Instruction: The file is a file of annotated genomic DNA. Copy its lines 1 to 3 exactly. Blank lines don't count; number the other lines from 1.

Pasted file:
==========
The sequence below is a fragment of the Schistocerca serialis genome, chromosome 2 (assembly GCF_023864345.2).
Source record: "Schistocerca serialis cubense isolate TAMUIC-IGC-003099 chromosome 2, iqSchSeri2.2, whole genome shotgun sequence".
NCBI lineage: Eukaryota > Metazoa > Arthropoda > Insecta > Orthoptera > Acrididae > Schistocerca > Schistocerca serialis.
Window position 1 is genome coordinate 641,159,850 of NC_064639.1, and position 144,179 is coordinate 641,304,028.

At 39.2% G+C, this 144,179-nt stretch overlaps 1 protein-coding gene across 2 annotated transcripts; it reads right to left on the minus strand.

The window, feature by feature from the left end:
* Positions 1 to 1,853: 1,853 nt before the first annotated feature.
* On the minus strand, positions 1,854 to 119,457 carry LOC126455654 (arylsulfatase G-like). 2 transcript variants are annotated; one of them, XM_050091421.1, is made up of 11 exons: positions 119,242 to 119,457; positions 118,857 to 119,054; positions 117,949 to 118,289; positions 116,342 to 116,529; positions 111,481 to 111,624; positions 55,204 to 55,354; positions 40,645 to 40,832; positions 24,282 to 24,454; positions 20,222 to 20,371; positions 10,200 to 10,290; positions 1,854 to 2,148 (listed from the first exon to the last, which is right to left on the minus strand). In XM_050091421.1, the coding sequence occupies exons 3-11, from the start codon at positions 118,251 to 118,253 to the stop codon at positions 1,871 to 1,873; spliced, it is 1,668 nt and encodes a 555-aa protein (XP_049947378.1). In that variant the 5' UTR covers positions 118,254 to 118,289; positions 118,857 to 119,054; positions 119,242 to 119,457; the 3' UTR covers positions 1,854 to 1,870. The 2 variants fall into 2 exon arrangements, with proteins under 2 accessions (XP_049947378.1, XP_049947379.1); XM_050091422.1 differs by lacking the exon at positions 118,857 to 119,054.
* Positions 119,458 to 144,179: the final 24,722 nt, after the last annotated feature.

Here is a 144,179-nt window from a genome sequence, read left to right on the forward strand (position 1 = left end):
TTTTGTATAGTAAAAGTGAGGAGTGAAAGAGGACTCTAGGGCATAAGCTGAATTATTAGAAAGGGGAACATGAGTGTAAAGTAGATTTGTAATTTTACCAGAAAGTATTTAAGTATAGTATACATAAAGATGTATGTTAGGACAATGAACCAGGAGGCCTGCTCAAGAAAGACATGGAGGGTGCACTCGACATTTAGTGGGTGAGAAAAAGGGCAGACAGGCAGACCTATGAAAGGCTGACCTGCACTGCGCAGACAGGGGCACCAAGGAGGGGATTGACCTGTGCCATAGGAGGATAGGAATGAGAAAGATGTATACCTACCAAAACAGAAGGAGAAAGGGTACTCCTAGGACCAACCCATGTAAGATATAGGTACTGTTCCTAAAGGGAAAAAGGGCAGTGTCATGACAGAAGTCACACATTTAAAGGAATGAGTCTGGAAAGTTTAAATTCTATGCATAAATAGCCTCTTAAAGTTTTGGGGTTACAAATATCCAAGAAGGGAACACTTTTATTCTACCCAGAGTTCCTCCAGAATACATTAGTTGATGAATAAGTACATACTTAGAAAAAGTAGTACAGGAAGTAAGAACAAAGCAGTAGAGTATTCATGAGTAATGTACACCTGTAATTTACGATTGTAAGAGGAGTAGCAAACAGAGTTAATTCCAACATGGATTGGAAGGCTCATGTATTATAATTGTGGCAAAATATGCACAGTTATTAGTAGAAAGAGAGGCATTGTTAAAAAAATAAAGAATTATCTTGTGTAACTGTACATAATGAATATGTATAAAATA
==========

The sequence below is a fragment of the Schistocerca serialis genome, chromosome 2 (assembly GCF_023864345.2).
Source record: "Schistocerca serialis cubense isolate TAMUIC-IGC-003099 chromosome 2, iqSchSeri2.2, whole genome shotgun sequence".
NCBI lineage: Eukaryota > Metazoa > Arthropoda > Insecta > Orthoptera > Acrididae > Schistocerca > Schistocerca serialis.